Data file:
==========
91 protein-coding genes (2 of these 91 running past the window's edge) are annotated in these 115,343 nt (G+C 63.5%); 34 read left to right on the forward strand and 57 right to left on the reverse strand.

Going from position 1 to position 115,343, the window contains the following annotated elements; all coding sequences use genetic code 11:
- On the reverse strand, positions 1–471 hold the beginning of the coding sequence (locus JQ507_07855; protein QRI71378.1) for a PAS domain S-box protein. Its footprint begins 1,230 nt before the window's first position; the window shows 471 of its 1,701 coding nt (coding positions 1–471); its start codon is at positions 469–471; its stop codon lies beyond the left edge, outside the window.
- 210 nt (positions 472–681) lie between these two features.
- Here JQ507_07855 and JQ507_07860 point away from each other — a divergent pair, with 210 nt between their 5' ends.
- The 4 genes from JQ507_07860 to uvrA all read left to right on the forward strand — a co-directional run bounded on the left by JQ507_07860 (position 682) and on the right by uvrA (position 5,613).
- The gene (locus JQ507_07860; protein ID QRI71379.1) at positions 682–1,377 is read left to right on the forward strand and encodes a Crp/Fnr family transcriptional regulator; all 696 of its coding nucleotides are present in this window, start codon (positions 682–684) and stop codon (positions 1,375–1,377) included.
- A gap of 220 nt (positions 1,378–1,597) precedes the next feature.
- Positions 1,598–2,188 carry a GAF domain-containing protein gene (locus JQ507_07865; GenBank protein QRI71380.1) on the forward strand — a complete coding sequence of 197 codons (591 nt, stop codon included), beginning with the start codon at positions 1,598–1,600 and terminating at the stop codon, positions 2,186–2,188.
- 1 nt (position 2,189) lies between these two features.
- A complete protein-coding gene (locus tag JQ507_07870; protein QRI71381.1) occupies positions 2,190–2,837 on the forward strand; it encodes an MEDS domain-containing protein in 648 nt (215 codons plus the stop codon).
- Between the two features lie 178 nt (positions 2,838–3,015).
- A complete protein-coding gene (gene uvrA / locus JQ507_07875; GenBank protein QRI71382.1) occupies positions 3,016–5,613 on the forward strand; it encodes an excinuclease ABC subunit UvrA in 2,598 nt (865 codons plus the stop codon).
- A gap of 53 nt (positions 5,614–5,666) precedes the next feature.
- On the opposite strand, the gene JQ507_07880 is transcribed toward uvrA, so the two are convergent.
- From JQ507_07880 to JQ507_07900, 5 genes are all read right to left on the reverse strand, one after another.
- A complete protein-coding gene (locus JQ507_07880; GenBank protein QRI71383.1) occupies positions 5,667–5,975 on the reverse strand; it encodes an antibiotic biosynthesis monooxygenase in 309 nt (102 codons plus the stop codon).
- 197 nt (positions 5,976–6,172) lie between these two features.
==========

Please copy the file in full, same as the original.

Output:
91 protein-coding genes (2 of these 91 running past the window's edge) are annotated in these 115,343 nt (G+C 63.5%); 34 read left to right on the forward strand and 57 right to left on the reverse strand.

Going from position 1 to position 115,343, the window contains the following annotated elements; all coding sequences use genetic code 11:
- On the reverse strand, positions 1–471 hold the beginning of the coding sequence (locus JQ507_07855; protein QRI71378.1) for a PAS domain S-box protein. Its footprint begins 1,230 nt before the window's first position; the window shows 471 of its 1,701 coding nt (coding positions 1–471); its start codon is at positions 469–471; its stop codon lies beyond the left edge, outside the window.
- 210 nt (positions 472–681) lie between these two features.
- Here JQ507_07855 and JQ507_07860 point away from each other — a divergent pair, with 210 nt between their 5' ends.
- The 4 genes from JQ507_07860 to uvrA all read left to right on the forward strand — a co-directional run bounded on the left by JQ507_07860 (position 682) and on the right by uvrA (position 5,613).
- The gene (locus JQ507_07860; protein ID QRI71379.1) at positions 682–1,377 is read left to right on the forward strand and encodes a Crp/Fnr family transcriptional regulator; all 696 of its coding nucleotides are present in this window, start codon (positions 682–684) and stop codon (positions 1,375–1,377) included.
- A gap of 220 nt (positions 1,378–1,597) precedes the next feature.
- Positions 1,598–2,188 carry a GAF domain-containing protein gene (locus JQ507_07865; GenBank protein QRI71380.1) on the forward strand — a complete coding sequence of 197 codons (591 nt, stop codon included), beginning with the start codon at positions 1,598–1,600 and terminating at the stop codon, positions 2,186–2,188.
- 1 nt (position 2,189) lies between these two features.
- A complete protein-coding gene (locus tag JQ507_07870; protein QRI71381.1) occupies positions 2,190–2,837 on the forward strand; it encodes an MEDS domain-containing protein in 648 nt (215 codons plus the stop codon).
- Between the two features lie 178 nt (positions 2,838–3,015).
- A complete protein-coding gene (gene uvrA / locus JQ507_07875; GenBank protein QRI71382.1) occupies positions 3,016–5,613 on the forward strand; it encodes an excinuclease ABC subunit UvrA in 2,598 nt (865 codons plus the stop codon).
- A gap of 53 nt (positions 5,614–5,666) precedes the next feature.
- On the opposite strand, the gene JQ507_07880 is transcribed toward uvrA, so the two are convergent.
- From JQ507_07880 to JQ507_07900, 5 genes are all read right to left on the reverse strand, one after another.
- A complete protein-coding gene (locus JQ507_07880; GenBank protein QRI71383.1) occupies positions 5,667–5,975 on the reverse strand; it encodes an antibiotic biosynthesis monooxygenase in 309 nt (102 codons plus the stop codon).
- 197 nt (positions 5,976–6,172) lie between these two features.